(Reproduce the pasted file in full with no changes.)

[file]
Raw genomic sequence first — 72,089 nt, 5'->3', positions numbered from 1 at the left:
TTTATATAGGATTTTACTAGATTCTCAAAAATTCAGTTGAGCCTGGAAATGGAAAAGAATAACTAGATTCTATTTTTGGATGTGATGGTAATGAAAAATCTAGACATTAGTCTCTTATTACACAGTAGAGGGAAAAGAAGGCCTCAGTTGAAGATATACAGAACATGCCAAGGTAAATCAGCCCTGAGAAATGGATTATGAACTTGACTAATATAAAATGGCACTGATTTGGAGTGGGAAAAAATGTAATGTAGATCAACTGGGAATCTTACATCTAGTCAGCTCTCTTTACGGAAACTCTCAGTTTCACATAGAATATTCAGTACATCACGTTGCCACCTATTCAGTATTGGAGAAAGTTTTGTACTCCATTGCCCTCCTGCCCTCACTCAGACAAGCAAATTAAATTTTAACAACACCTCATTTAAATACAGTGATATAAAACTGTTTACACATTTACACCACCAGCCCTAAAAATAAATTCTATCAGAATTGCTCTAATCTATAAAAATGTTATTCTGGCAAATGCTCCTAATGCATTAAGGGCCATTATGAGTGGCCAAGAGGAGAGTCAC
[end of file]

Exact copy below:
Raw genomic sequence first — 72,089 nt, 5'->3', positions numbered from 1 at the left:
TTTATATAGGATTTTACTAGATTCTCAAAAATTCAGTTGAGCCTGGAAATGGAAAAGAATAACTAGATTCTATTTTTGGATGTGATGGTAATGAAAAATCTAGACATTAGTCTCTTATTACACAGTAGAGGGAAAAGAAGGCCTCAGTTGAAGATATACAGAACATGCCAAGGTAAATCAGCCCTGAGAAATGGATTATGAACTTGACTAATATAAAATGGCACTGATTTGGAGTGGGAAAAAATGTAATGTAGATCAACTGGGAATCTTACATCTAGTCAGCTCTCTTTACGGAAACTCTCAGTTTCACATAGAATATTCAGTACATCACGTTGCCACCTATTCAGTATTGGAGAAAGTTTTGTACTCCATTGCCCTCCTGCCCTCACTCAGACAAGCAAATTAAATTTTAACAACACCTCATTTAAATACAGTGATATAAAACTGTTTACACATTTACACCACCAGCCCTAAAAATAAATTCTATCAGAATTGCTCTAATCTATAAAAATGTTATTCTGGCAAATGCTCCTAATGCATTAAGGGCCATTATGAGTGGCCAAGAGGAGAGTCAC